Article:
The 11th Forum provides a timely opportunity to look at implementing the Guiding Principles in the second decade of business and human rights. The focus will be on taking stock of efforts at securing accountability and access to remedy, to focus on how the implementation of the UNGPs can be accelerated from a rights holder perspective.
A broad participation of governments, businesses, civil society, trade unions, indigenous peoples, human rights defenders, academics, national human rights institutions, international organizations, and others is expected. Forum discussions will allow participants to share their perspectives on what has and has not worked, in relation to securing accountability and access to remedy for rights holders impacted by business-related human rights abuses. They will also consider what should come next by building on the coherence and implementation gaps and recommendations identified in the UNGPs 10+ assessment and roadmap.
In addition to the plenary sessions and regional dialogues on the key trends, challenges, and opportunities for the implementation of the UNGPs, Forum discussions will consider what effective avenues exist to ensure accountability through a rights holder-centred approach. This includes ensuring that a “smart mix” of legal and policy measures to promote responsible business, including effective mandatory human rights due diligence, are designed to deliver justice when harm occurs; understanding the need to integrate human rights considerations in all policy areas that shape economic activity; and developing better and more systematic tracking of State and business performance to evaluate efforts to improving access to remedy for rights-holders affected by business-related harm. The discussions will also consider ways in which a legally binding instrument can potentially help to secure accountability and remedy for victims of business-related human rights abuses.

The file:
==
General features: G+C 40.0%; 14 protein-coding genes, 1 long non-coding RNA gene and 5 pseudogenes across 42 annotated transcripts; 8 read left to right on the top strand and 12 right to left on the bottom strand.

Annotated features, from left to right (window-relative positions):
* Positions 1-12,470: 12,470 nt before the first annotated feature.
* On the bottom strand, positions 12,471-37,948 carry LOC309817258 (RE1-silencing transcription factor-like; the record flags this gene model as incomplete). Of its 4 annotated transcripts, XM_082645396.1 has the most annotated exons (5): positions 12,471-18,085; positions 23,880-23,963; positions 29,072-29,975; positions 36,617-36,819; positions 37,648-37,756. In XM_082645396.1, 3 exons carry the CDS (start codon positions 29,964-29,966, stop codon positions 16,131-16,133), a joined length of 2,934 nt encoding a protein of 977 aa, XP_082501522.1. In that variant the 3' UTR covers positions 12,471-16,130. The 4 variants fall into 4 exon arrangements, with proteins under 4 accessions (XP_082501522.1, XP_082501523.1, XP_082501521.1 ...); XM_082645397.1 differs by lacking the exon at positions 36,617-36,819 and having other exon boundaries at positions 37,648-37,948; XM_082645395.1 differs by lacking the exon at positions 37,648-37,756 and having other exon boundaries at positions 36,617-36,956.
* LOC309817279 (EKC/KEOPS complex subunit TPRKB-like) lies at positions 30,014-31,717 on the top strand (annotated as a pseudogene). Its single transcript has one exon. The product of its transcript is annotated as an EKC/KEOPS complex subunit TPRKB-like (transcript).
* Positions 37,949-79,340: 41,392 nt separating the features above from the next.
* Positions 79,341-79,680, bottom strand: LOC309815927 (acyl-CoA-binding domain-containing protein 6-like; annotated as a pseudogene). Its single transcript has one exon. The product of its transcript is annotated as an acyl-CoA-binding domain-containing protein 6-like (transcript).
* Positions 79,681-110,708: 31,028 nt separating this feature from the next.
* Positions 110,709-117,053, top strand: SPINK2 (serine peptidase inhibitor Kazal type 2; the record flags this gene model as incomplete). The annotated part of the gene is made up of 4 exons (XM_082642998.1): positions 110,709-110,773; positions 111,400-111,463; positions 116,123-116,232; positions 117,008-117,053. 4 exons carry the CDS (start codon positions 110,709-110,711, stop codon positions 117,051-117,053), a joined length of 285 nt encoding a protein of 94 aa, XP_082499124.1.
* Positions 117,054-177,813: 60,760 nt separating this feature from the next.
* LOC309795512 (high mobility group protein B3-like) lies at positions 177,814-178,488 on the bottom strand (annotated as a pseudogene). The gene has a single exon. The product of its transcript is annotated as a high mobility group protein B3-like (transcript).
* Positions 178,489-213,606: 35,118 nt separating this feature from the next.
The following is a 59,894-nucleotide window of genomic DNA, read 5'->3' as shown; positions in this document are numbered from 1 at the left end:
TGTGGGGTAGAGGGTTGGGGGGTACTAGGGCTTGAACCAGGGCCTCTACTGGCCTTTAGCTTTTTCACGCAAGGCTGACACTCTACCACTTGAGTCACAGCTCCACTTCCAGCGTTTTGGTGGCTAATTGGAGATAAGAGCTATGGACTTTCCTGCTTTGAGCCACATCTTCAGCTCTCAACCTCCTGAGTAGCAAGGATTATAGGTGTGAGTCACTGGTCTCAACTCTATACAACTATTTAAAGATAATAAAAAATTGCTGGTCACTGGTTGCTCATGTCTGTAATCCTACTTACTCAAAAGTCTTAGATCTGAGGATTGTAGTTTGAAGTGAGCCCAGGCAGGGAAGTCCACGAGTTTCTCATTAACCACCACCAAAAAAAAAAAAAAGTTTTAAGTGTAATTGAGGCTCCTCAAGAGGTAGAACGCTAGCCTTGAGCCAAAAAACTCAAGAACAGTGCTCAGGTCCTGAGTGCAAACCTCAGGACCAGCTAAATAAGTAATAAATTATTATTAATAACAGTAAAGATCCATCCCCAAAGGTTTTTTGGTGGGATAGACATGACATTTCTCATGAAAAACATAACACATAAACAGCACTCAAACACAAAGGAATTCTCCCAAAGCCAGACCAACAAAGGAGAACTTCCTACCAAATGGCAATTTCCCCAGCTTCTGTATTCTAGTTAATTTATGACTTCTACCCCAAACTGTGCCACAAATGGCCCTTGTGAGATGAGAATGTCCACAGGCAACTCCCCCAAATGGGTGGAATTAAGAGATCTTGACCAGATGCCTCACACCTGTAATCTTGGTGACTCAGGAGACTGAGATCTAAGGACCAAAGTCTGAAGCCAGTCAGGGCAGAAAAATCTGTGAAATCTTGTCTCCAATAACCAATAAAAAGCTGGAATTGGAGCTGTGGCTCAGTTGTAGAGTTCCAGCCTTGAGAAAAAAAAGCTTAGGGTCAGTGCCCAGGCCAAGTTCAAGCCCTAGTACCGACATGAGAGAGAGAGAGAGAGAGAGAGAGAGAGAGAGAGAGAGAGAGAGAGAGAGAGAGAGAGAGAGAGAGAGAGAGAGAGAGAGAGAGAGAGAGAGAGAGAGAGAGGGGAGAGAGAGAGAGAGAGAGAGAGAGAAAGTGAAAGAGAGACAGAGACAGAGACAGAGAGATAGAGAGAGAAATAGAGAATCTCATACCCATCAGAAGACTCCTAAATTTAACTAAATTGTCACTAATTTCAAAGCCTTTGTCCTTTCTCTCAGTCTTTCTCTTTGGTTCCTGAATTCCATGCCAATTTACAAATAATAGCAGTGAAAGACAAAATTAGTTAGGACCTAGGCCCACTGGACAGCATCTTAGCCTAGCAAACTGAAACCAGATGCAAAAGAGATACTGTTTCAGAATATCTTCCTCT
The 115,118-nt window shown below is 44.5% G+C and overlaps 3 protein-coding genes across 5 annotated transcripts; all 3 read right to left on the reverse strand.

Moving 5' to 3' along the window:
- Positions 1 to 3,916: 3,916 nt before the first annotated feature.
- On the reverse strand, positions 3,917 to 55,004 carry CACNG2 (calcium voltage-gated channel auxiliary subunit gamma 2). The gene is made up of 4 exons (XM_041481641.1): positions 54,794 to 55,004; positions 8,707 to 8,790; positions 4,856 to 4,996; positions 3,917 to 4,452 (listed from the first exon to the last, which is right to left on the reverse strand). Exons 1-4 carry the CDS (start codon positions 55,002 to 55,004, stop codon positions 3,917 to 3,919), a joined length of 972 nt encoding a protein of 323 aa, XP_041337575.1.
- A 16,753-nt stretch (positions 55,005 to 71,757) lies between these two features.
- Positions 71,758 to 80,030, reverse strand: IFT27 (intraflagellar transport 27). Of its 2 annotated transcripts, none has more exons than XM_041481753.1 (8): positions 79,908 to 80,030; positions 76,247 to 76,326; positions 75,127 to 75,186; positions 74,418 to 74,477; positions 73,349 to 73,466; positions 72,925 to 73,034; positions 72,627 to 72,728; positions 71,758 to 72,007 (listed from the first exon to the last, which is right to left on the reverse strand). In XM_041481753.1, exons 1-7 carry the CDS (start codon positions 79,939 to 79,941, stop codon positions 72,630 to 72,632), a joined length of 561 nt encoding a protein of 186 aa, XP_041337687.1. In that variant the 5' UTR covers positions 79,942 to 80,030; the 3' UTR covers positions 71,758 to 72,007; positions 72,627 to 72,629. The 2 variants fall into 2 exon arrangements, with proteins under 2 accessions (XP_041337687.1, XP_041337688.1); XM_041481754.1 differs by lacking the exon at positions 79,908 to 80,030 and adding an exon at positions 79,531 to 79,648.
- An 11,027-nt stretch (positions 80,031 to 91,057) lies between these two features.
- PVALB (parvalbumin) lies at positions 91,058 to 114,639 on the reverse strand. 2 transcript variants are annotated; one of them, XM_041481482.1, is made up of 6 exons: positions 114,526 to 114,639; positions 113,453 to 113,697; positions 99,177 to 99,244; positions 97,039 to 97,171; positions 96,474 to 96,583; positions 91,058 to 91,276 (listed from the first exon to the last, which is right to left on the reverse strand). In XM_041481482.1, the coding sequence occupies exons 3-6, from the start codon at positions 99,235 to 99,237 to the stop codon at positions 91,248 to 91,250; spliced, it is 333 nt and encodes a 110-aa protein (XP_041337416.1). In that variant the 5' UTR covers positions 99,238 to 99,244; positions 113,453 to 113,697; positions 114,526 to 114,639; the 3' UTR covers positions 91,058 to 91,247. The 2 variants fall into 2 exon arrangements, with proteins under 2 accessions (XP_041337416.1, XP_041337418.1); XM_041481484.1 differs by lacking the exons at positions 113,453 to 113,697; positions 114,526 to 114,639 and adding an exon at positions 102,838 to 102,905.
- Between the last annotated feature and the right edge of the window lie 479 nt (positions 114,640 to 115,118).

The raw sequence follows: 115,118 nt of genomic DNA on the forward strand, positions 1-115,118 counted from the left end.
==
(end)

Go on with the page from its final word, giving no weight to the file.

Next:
Access to effective remedy, remediation and reparations will, moreover, be discussed as a means to address the root causes of marginalization and discrimination, as well as the growing threats faced by groups and individuals at heightened risk of corporate abuse, such as human rights defenders speaking up against business-related harm to people and the planet, indigenous peoples, persons with disabilities, and persons with different sexual orientation or gender identity.
The draft agenda will be posted on the Forum webpage by the end of September 2022.
Participating in the 2022 Forum
The agenda of the 2022 Forum will continue the trend of the past two years in offering a leaner agenda compared to previous editions of the Forum, also considering that the Palais des Nations has been under renovation. While the event will still cover a broad range of issues and hear from a diverse group of actors from all regions, the more condensed format will enable focused discussions on key issues. The 2022 Forum will continue to serve as the leading UN platform for multi-stakeholder dialogue on business and human rights. Subject to public health regulations relating to the pandemic, the Forum will take place in a hybrid format, which will include in person and virtual participation, as the situation allows. Information about the agenda, registration process and any other relevant information will be posted on the Forum dedicated webpage in due course.
In view of the above, no open call for session proposals and side events will be issued.